St. Clement’s epistle was well received. In his Epistle to the Philippians (which he wrote after 107) St. Polycarp the Bishop of Smyrna quoted St. Clement’s epistle over 40 times. In the Corinthian church itself, a century after St. Clement’s time it was still being read in church almost on a par with St. Paul’s epistles. 5
At his episcopal seat at Ephesus, St. John the Apostle lived, the last of the Apostles, until 100 A.D. According to St. Jerome, he ‘founded and ruled all the churches of Asia.’ For the first three centuries Asia was by far the most Christian province in the Empire. Among St. John’s disciples at Ephesus were the great martyr-bishops St. Ignatius of Antioch (d. 107) and St. Polycarp of Smyrna (70 – 155). Along with St. Clement of Rome, these two bishops, played a leading role in the critical transition from personal Apostolic to institutionalised episcopal rule.* 6
In the days of St. Peter and St. Paul, full episcopal powers only lay with the Apostles and their travelling delegates such as St. Barnabas and St. Mark (for St. Peter) and St. Timothy and St. Titus (for St. Paul). Nevertheless it was the intention from the beginning that each church would be modelled on the example of Christ and His Twelve. In the earliest years only one such settled church is visible in Acts: that of St. James and his priests in Jerusalem. Full formal episcopal power to ordain priests and to rule could not, of course, immediately be vested in one of the priests ordained for each new church by St. Peter and St. Paul. This first generation was necessarily different from all which came after. In these earliest times, everyone was necessarily a new convert and therefore everyone was necessarily on probation. Nevertheless it was only a matter of time before the era of the travelling Apostle and his travelling delegates came to a close and each of their churches settled down to life under a bishop of its own. 7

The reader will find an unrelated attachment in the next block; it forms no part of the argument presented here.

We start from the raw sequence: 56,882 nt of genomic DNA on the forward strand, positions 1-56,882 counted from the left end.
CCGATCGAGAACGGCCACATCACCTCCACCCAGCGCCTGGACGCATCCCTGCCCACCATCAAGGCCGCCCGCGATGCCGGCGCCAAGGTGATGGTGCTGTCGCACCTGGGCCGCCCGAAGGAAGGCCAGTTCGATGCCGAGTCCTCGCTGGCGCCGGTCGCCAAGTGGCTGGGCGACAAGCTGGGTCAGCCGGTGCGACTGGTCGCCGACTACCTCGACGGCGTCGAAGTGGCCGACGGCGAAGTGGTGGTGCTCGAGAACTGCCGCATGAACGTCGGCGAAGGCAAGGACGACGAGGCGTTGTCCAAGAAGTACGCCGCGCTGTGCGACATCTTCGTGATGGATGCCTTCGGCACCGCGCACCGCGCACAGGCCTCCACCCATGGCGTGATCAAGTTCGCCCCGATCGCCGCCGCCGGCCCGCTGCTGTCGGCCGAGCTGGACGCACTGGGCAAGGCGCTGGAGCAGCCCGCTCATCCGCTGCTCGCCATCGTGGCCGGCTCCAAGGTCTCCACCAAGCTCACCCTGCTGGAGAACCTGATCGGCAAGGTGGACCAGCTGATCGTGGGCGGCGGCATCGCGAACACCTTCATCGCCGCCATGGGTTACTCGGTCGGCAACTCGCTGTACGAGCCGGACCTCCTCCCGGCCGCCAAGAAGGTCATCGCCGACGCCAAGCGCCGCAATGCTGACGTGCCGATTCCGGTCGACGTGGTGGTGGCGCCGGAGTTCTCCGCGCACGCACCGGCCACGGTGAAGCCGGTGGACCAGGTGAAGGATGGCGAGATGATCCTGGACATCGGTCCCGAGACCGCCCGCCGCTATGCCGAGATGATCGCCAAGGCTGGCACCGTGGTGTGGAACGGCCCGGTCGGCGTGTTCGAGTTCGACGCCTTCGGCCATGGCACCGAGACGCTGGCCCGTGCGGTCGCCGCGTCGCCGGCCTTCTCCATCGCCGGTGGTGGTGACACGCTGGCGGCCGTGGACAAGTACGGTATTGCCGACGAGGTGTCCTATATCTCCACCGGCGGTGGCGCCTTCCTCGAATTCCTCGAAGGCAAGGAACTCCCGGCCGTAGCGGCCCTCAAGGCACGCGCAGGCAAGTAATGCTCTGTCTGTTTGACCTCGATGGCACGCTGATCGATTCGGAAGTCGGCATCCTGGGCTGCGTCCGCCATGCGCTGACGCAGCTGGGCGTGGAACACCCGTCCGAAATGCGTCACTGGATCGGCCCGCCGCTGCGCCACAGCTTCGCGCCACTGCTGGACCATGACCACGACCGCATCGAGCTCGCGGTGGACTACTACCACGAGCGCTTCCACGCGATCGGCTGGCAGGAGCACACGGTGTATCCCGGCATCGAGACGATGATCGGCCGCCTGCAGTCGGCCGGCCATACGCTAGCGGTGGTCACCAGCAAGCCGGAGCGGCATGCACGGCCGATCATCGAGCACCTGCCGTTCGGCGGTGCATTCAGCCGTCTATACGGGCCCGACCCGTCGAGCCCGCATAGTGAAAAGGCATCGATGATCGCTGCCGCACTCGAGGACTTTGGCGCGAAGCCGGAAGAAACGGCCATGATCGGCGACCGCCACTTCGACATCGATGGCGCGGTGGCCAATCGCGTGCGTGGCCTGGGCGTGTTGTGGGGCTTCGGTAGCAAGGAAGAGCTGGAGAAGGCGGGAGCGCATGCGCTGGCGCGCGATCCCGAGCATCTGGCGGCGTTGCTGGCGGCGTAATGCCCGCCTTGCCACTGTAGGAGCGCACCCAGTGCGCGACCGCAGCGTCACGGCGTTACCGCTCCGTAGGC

The first Bishop of Antioch was St. Evodius. In about 67 he was succeeded by a disciple of St. John, the famous St. Ignatius of Antioch. In about the year 107 St. Ignatius was condemned to die being eaten by beasts in the Colosseum in Rome. During his journey to Rome St. Ignatius dictated seven epistles. These epistles have been preserved because, like St. Clement’s epistle, they had become popular and famous in the churches during the second century. These seven epistles of St. Ignatius were written to the Asian churches of Ephesus, Magnesia, Tralles, Philadelphia and Smyrna, to Bishop Polycarp of Smyrna and to the church of Rome. Throughout the epistles of St. Ignatius the hierarchy of bishops, priests and deacons is taken for granted. Never does he say that churches should have bishops, priests and deacons. He simply takes them for granted as part of the very being of each church: ‘Let all likewise reverence deacons as Jesus Christ, and likewise the bishop as an image of the Father, and priests as the Senate of God and Council of the Apostles. Without these there is no church.’ In fact St. Ignatius expressly refers to these hierarchical ranks as ‘ordained according to the instructions of Christ.’* 8
In his epistles to the five Asian churches a recurring theme of St. Ignatius was the duty of Christians to obey their bishops. The problem was
Published on Nov 29, 2011
Published on Nov 29, 2011
This survey of how the New Testament came to be written is also a chronicle of the first 40 years of the history of the Christian Church. It...